SINGAPORE: The Competition Commission of Singapore (CCS) on Wednesday (Aug 16) launched a handbook to help ASEAN member states identify and address potential challenges in enforcing competition law related to e-commerce.
The book aims to provide guidance and support to businesses in the region engaged in e-commerce. It also features collaborations with several ASEAN competition authorities, including Vietnam, Indonesia and Thailand on their experience and expertise in dealing with competition issues in the e-commerce sector.
The handbook was launched at the opening of a conference by the CCS and Singapore Academy of Law.
Speaking at the launch, Minister of Trade and Industry (Trade) Lim Hng Kiang said the growth of the digital economy has created new challenges for competition authorities and regulators.
"Competition authorities and sectorial regulators must move with the times to be perceptive, anticipative, and adaptive. Policies and practices must be future-ready to ensure that they do not become a stumbling block to innovative new entrants," he said.
The handbook will help e-commerce businesses – particularly those operating across borders – compete on a level playing field, he added.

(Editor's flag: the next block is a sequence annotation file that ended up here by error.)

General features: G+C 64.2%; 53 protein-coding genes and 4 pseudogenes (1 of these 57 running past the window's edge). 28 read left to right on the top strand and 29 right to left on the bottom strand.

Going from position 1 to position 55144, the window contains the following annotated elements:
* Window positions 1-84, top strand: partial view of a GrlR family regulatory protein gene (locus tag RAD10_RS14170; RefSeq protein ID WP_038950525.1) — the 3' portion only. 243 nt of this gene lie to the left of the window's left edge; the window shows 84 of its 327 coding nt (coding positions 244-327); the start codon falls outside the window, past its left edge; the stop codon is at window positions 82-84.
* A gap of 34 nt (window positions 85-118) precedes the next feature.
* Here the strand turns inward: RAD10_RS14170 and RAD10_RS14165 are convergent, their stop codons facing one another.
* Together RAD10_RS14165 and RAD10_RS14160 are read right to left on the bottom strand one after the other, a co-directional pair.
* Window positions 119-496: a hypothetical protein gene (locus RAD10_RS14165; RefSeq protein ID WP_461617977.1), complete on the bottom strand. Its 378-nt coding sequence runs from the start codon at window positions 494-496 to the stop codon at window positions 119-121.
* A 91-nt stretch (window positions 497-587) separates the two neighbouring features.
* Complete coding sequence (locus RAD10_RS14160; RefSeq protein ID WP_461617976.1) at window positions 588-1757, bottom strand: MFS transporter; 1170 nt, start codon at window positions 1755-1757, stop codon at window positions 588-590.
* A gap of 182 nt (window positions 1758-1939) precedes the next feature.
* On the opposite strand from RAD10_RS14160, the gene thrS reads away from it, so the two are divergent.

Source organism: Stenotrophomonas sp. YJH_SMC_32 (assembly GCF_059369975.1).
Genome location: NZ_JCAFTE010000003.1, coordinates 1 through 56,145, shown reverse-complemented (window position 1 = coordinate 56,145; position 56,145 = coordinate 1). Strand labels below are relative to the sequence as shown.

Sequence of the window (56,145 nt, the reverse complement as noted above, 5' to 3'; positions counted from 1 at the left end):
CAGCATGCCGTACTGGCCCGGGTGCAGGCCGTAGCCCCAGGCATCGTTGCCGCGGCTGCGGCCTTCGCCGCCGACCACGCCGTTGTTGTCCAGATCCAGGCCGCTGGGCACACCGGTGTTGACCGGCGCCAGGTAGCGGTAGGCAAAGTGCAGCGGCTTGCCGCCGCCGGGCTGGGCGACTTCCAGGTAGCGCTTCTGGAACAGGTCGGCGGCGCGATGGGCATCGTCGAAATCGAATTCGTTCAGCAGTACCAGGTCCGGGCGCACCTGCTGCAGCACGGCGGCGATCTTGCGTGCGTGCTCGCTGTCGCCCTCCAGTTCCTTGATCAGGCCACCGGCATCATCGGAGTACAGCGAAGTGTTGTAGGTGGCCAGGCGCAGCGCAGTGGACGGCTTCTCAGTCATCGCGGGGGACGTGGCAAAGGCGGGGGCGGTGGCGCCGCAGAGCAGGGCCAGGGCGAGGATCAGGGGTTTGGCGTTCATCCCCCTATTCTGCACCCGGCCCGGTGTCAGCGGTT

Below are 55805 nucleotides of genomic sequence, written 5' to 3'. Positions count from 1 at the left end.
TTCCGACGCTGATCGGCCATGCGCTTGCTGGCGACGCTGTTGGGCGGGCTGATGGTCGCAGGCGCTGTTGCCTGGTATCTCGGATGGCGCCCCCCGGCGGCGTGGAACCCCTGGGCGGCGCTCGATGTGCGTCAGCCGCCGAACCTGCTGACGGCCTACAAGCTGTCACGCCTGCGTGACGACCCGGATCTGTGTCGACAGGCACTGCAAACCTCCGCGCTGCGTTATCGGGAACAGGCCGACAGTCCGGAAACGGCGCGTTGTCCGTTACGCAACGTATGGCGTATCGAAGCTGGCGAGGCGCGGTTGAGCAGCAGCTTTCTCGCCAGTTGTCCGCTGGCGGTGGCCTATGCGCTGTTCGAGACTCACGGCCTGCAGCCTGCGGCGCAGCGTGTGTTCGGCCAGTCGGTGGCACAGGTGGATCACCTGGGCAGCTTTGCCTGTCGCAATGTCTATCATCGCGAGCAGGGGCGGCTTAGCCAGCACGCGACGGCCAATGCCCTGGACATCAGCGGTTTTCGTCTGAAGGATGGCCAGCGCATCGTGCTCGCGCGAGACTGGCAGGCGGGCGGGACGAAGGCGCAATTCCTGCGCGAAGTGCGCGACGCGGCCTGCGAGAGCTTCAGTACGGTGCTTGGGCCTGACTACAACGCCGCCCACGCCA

CCS chairman Aubeck Kam noted that with technological disruption, a big question governments and competition authorities face is if existing regulatory frameworks and models continue to hold.
“We have to be prepared to deal effectively with novel scenarios that may yet disorientate incumbents and regulators alike. Even if existing competition principles prove to remain robust, we have to also be ready to rule decisively and expeditiously," he said.
The development of the handbook is in line with the ASEAN Economic Community Blueprint 2025, which aims to work towards regional economic integration among ASEAN’s 10 member states.
Among discussions at the conference will be the findings of a research paper on the data landscape in Singapore. The paper concluded that while the advent of large data sets and data analytics may be fresh developments, existing analytical frameworks are "sufficiently flexible and robust" to deal with competition issues that may arise in data driven industries.